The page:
PHILADELPHIA - Today, Gov. John Bel Edwards received the Governor Casey Whole Life Leadership Award from the Democrats For Life of America (DFLA). The award, named after former Pennsylvania governor and pro-life advocate Robert Casey, was presented during a special reception at the Democratic National Convention (DNC) in Philadelphia, Pa.
“I am honored to receive this award and have great respect for Governor Casey’s legacy and for Democrats for Life of America,” said Gov. Edwards. “With respect to the core principles that guide the Democratic Party, we are constantly growing and evolving. We must reach out to the many pro-life Democrats in our party and include these voters in our platform. Life should be respected at every stage. Not only do I support policies that protect the unborn, but my first official act as governor was signing an executive order to expand Medicaid in Louisiana. Medicaid expansion is very much a pro-life policy that will save lives each year and is already improving access to health care for hundreds of thousands of Louisiana citizens."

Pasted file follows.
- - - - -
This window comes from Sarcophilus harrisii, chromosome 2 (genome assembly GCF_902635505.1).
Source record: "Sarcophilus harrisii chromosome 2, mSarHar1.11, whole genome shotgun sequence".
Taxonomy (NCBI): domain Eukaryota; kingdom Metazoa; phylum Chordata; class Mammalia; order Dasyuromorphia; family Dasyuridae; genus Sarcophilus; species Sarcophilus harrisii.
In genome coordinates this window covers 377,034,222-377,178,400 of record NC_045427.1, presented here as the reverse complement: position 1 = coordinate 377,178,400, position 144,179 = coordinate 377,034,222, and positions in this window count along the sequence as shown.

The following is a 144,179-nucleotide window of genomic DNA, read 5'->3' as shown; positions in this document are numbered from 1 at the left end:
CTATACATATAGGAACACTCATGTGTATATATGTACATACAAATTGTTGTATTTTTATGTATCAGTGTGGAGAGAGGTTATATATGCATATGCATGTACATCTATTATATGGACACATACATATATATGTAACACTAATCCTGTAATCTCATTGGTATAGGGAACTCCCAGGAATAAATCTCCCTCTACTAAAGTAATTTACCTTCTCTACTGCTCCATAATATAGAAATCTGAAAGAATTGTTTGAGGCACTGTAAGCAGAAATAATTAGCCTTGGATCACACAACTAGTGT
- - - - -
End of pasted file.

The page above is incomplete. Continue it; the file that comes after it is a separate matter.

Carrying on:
DFLA is a national organization for pro-life Democrats. In the call for a “Big Tent Party” at the DNC, the DFLA released its report titled, “Make Room for Pro-Life Democrats and the Party Wins.” The DFLA’s mission is to encourage people committed to the common good to work together to protect human life at all of its stages.
"The future of the Democratic Party is at stake," said Kristen Day, executive director of DFLA. "And, John Bel Edwards shows that Democrats can gain victories in red states like Louisiana, if the party is willing to reverse course, listen to the voters and support pro-life candidates."
Pro-life legislation Governor Edwards supported in Louisiana’s regular legislative session this year includes the following Acts:
Additionally, in 2016, Louisiana became the 32nd state in the country – and the first in the Deep South – to expand Medicaid. To date, more than 250,000 Louisianans now have health care coverage that they did not have before. Seventy percent of those newly-insured are employed but were not able to afford health insurance without expansion.